Economies of Scale

One of the reasons organizations look to expand is to experience economies of scale. This simply means taking advantage of the cost advantages due to expansion.

While utilizing economies of scale can be the difference between two somewhat successful organizations (or even two somewhat unsuccessful organizations) and one, larger very successful organization, it’s important to understand, it doesn’t work in all industries or for all organizations.

An example of two businesses that might benefit by economies of scale would be two grocery chains. If they combine into one organization, they can most likely take advantage of better purchasing power (companies that purchase larger quantities can frequently negotiate better prices), combined HR, IT, Finance departments etc. To use somewhat random numbers, if each chain has HR departments of 10 people, most likely, when they combine, they can get by with only needing 15 people all together so that would be a savings of 5 salaries plus all other expenses associated with those 5 people (computers, office space, benefits, training). Through economies of scale, they would be able to reduce costs, increase efficiencies and increase profitability (in theory).

On the other hand, if these two grocery chains come together and continue to operate as completely separate businesses, they lose the economy of scale and most likely will increase expenses because while they are running as separate businesses, there would still be a few people overseeing both and that would result in greater costs.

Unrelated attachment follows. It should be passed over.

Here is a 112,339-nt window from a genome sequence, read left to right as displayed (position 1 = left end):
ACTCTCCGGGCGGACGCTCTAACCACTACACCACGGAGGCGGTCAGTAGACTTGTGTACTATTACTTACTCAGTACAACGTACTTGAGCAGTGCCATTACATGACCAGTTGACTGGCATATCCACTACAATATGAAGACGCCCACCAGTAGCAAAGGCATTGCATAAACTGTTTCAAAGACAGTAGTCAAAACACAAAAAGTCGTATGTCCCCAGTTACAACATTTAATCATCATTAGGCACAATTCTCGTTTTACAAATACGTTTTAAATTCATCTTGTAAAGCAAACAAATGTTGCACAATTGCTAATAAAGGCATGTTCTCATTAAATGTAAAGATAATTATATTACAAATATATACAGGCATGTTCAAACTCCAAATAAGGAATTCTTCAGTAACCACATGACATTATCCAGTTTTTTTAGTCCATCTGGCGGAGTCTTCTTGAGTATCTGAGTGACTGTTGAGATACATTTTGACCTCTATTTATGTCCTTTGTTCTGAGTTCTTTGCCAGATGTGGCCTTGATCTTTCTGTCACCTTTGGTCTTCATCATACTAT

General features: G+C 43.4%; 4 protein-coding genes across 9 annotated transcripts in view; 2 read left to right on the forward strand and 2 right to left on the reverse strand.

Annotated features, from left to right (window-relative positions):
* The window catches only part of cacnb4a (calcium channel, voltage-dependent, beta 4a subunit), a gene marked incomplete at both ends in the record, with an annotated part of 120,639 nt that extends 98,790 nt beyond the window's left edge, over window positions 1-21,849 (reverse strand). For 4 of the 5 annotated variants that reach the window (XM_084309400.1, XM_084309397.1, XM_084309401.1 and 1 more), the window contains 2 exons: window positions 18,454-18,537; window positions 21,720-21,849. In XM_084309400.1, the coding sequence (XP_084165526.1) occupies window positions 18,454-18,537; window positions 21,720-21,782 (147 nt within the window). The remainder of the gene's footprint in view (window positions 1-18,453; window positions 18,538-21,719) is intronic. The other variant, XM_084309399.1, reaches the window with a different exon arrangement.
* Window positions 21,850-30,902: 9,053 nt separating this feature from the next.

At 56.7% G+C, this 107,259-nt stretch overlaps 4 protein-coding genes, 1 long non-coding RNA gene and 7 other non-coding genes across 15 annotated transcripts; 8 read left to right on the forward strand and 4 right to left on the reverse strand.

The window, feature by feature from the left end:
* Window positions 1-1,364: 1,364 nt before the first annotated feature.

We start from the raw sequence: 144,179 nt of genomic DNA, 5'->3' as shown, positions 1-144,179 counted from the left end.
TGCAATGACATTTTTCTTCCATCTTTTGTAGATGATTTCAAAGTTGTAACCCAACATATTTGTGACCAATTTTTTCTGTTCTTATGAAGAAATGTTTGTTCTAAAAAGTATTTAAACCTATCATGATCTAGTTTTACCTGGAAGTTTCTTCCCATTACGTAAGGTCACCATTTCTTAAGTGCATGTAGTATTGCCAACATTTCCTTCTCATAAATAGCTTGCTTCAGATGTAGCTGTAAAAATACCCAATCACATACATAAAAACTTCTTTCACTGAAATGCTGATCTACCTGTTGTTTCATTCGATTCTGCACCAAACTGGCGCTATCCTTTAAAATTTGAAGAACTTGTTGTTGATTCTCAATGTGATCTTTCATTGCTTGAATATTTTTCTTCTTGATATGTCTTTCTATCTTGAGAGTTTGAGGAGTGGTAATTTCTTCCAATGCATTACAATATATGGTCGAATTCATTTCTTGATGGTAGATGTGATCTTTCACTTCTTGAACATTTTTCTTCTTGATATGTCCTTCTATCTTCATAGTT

General Motors, for years, operated each of their divisions (Buick, Cadillac, Pontiac etc) as completely separate entities and as such didn’t get to benefit from the economies of scale.

A school can benefit from economies of scale by expanding their current offerings. For example, a business school could expand and start to offer international business, entrepreneurial training etc. Costs would increase but, if done properly, they could still benefit from economies of scale by utilizing the same back end staff. On the other hand, if, instead of expanding their businesses school they decide to add a new medical school, while it might be successful, it most likely will not be utilizing their economies of scale.

When looking to expand, try to do it in a way that doesn’t force you to duplicate work (or workers) and see if you can find ways to make things more efficient rather than bigger for the sake of being bigger.

Have a great day!

Lawrence

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